The operating profit of Sasol Mining of R1 247 million was 4% better than the previous year despite sales volumes being 9% lower because of the closure of the coal-fired gasifiers at Sasolburg following the introduction of natural gas from Mozambique.
 
Sasol Synfuels
 
Primarily because of higher oil prices, net of the oil hedge which expired at the end of May 2005, Sasol Synfuels achieved an increase in operating profit of 37% to R7 560 million. Production volumes decreased slightly (3%) because of the adverse impact of unplanned shutdowns, which was partly offset by the benefit of introducing natural gas to improve plant operational stability.
 
Sasol Liquid Fuels Business (LFB)
 
Higher refinery margins resulted in our liquid fuels business increasing operating profit by 33% to R1 900 million. Sales volumes transacted through Sasol and Exel retail fuel outlets exceeded expectations and market share objectives were met.
 
The proposed merging of our liquid fuels business with Engen was conditionally recommended during the year by the Competition Commission to the Competition Tribunal. The envisaged formation of the merged entity (Uhambo Oil) will be considered at the Competition Tribunal during October 2005, and the announcement of our significant equity empowerment transaction is imminent.
 
Sasol Gas
 
Primarily driven by higher sales of natural gas both to external customers and Sasol businesses, operating profit increased by 141% to R932 million. Post-commissioning problems were experienced with the newly-installed auto thermal reformers (ATRs) in Sasolburg resulting in supply problems which have since been resolved.
 
Sasol Synfuels International (SSI)
 
This business hosts the growth ambitions of the group relating to GTL and coal-to-liquid (CTL) ventures. Its costs are associated with advancing the Qatar and Nigeria GTL projects and evaluating others in accordance with our strategic objective to build these global businesses. Costs rose to R199 million in the year as a direct consequence of increased activity in this respect, net of receipts of R33 million.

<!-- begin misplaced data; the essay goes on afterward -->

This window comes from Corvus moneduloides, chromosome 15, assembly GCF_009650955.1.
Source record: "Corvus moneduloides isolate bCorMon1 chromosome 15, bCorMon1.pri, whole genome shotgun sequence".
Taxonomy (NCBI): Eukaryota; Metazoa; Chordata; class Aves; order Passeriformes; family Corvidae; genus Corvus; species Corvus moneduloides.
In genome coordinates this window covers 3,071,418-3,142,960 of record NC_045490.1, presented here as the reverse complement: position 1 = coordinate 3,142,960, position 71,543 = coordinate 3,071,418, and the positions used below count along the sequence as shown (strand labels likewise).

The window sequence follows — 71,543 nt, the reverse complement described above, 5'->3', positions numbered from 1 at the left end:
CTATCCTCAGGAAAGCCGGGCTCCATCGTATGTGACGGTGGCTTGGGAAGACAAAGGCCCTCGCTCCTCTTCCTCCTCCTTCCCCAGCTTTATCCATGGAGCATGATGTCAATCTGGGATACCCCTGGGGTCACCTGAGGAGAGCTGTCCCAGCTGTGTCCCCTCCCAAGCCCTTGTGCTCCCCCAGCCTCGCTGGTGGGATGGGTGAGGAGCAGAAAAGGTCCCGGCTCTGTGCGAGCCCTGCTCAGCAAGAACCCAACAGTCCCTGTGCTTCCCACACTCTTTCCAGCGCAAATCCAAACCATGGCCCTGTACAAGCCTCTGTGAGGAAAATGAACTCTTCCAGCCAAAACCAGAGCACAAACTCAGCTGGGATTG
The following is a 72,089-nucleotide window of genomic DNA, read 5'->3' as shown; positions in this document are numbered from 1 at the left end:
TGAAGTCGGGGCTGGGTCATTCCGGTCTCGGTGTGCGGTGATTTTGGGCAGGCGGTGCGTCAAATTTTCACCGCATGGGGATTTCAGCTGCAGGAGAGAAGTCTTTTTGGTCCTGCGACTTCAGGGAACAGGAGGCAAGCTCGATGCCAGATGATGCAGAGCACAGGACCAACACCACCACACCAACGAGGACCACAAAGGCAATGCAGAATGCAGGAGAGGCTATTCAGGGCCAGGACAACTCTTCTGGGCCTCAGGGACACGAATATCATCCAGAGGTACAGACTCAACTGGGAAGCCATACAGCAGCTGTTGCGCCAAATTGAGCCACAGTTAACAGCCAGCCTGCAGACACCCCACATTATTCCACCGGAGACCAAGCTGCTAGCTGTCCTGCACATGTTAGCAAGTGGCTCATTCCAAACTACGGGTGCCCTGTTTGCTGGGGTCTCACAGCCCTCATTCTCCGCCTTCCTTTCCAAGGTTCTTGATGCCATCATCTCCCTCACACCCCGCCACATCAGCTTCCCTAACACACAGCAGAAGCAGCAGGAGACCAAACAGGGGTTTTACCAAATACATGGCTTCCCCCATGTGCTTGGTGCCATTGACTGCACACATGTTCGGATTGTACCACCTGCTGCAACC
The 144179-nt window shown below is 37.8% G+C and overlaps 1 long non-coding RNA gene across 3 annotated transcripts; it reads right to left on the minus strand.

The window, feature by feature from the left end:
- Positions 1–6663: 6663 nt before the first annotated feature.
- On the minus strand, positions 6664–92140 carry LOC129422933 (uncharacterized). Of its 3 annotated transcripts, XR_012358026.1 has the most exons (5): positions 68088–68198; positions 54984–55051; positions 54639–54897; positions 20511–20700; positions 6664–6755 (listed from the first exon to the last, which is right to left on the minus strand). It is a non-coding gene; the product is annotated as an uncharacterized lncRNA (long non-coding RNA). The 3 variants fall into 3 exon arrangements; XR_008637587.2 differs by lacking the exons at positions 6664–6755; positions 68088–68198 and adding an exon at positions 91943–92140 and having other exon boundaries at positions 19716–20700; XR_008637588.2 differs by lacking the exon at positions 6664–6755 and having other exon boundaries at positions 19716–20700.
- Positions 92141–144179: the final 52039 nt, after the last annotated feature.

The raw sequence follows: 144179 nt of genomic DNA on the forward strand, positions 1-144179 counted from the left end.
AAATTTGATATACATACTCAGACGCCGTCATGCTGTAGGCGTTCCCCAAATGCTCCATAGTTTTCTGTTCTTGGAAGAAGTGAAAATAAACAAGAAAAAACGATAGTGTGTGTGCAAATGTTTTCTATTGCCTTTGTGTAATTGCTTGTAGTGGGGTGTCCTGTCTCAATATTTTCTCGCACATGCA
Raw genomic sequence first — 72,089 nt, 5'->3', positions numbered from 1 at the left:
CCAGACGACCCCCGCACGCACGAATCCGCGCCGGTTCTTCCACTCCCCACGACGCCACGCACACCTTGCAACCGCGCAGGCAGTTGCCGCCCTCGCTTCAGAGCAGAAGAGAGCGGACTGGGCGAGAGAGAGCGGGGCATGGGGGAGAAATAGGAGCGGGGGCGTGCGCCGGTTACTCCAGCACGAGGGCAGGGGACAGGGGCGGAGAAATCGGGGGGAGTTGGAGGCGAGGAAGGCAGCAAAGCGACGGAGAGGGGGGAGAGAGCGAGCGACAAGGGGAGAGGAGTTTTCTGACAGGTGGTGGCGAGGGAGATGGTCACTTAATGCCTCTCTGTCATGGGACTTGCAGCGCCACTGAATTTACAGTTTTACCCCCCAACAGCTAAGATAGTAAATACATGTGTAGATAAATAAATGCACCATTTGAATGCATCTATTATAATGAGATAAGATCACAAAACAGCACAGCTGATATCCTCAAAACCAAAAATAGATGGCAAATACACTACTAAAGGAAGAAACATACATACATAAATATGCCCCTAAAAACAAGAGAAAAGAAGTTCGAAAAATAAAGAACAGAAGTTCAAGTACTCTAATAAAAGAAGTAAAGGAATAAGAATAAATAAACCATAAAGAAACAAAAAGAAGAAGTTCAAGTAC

Sasol Olefins and Surfactants (O&S)
 
The operating loss of Sasol O&S of R221 million includes capital write-offs of R783 million which arose mainly because of impairments. The significant assets impaired include the LAB plant in the USA and the zeolite plant in Italy. Sunk costs associated with the proposed octene-3 plant in South Africa have also been impaired.
 
Excluding these capital write-offs, the operating profit of R562 million also includes a net benefit of R374 million from accounting standard changes, resulting in an operating profit of R188 million which compares with an operating loss incurred in the previous year of R46 million.
 
While significantly higher oil-derivative feedstock costs were recovered through higher selling prices, the (comparable) improvement in operating performance materialised mainly because of continuing successes in cost reductions and productivity improvements.
 
The recent announcement that Sasol is considering the disposal of its O&S business, excluding the co-monomer activities in South Africa, reaffirms Sasol's plans to concentrate on projects that integrate its technology and secure full integration upstream into feedstocks.
 
Sasol Polymers
 
Higher international polymer prices and margins, together with ongoing benefits arising from productivity improvements, offset much higher oil-derivative feedstock costs. Sasol Polymers achieved a pleasing 44% improvement in operating profit to R1 484 million.
 
Sasol Solvents
 
Various plant outages experienced throughout the industry and strong international demand resulted in global supply shortfalls which caused unprecedented high solvent selling prices and margins. As a result, and aided by the benefits of stringent cost management, Sasol Solvents increased operating profit from R117 million to R1 243 million.
 
Other businesses
 
Sasol Wax experienced a slight reduction in operating profit to R212 million because of not being able to recover higher oil-derivative feedstock costs through higher selling prices, primarily in Europe because of intense competition from Chinese producers.
 
Sasol Nitro had an excellent year with its operating profit increasing more than twelve-fold to over R400 million, mainly because of improved margins and higher volumes in both the fertilizers and explosives businesses and non-recurring capital items from the previous year.
 
Sasol Petroleum International (SPI) benefited from the contribution of increased gas production in Mozambique and its oil revenues from off-shore West Africa. It achieved an operating profit of R277 million. This is the first year this fledgling business has been profitable. This performance augers well for the future.
 
Profit Outlook
 
International oil and commodity chemical markets and prices are unstable and so forecasting these with confidence is not possible. Nevertheless, based on prevailing price levels and assuming no major disruptions in world currency and energy markets, we anticipate moderate to strong growth in earnings in the year ahead.
 
Davies said that despite the impact of commodity prices on Sasol's results, the group strategy remains consistent. "Value creation remains the force behind our key growth drivers which include technology leadership, strict financial discipline, experienced management and operation excellence. Our value creation imperative continues to be the commercialisation of GTL and CTL, exploitation of upstream hydrocarbon opportunities, and the strengthening of our chemicals portfolio."
 
ends